The mechanical response of open-cell metallic foams depends strongly on their hierarchical structure, which ranges from the grain scale, to the scale of individual struts, to the scale of the bulk foam. The objective of this study is to investigate the effect of grain structure on the compressive mechanical response of open-cell metallic foam using a crystal-plasticity finite-element-based framework. Multiple polycrystalline instantiations (overlaid on a foam volume derived from X-ray tomography) are simulated to quantify the grain-size effect on crushing response of investment-cast aluminum foam. The high-fidelity numerical framework captures the deformation mechanisms across multiple length scales and is able to predict the inhomogeneous grain-to-continuum compressive response in the foams. Also, by incorporating grain-boundary strengthening and free-surface softening mechanisms, the current framework accounts simultaneously for the Hall-Petch effect in polycrystalline alloys and the effect of unconstrained slip-based deformation at the strut free surfaces. The crystal-plasticity simulations explicitly account for the effect of grain structure and surface conditions (oxidized or nonoxidized) and provide new insights into the mechanical behavior of open-cell metallic foams. Results show that the relationship between grain size and plateau stress in the foams follows a Hall-Petch-like trend provided there is at least one complete grain along the strut length and approximately one grain through the strut thickness; below this threshold, the effective plateau stress of the foam tends to saturate. In the presence of an oxidation layer, when the dislocations are blocked at the strut boundaries, the effect of grain structure on plateau stress is less pronounced than when an oxidation layer is absent. It is also shown that by accounting for grain size and surface condition through the parameters σy and C4, the accuracy and generalizability of the well-established Gibson-Ashby model for plastic collapse strength can be significantly enhanced.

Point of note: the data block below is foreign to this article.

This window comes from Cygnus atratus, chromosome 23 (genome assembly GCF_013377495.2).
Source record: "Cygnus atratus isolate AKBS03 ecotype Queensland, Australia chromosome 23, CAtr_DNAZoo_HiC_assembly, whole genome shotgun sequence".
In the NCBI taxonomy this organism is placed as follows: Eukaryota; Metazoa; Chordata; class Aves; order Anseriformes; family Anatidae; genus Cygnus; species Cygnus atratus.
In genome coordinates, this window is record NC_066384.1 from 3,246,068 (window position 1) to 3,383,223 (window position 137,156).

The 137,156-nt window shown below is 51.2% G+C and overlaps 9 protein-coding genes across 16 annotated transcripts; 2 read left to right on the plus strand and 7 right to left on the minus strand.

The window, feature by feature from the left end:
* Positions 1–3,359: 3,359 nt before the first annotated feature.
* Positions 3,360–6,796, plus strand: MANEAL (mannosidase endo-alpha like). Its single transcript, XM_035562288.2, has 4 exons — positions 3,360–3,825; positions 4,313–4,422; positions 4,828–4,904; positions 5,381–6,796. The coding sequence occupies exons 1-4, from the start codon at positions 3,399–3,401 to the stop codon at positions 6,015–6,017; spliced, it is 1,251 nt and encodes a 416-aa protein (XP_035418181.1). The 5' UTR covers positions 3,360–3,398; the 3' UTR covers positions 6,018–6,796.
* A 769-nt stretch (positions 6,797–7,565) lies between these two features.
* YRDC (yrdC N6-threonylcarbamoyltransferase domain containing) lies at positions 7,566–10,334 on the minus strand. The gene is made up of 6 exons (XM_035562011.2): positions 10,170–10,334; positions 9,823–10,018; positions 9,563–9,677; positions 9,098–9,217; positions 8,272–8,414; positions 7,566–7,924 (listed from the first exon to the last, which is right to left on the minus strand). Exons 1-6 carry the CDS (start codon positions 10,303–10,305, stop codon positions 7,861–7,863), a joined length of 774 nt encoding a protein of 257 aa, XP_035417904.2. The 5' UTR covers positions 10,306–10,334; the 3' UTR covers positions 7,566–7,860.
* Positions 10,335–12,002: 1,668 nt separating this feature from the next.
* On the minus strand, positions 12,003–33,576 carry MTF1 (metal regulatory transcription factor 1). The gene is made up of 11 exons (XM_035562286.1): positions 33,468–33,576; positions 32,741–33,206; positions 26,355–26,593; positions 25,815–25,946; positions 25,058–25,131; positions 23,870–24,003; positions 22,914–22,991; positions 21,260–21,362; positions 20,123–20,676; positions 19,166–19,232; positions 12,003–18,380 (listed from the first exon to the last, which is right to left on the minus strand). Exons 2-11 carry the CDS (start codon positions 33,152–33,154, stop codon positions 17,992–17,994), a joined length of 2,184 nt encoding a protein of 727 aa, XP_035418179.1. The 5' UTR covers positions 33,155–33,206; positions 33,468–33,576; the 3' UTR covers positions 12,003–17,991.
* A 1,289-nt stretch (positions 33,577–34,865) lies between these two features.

Authors: Dongfang Zhao, Kristoffer Matheson, Brian Phung, Steve Petruzza, Michael Czabaj, Ashley Spear
This material is based upon work supported by the National Science Foundation DMREF program (CMMI-1629660). The support and resources from the Center for High Performance Computing at the University of Utah are gratefully acknowledged.
Access article: 2021_Zhao_MSEA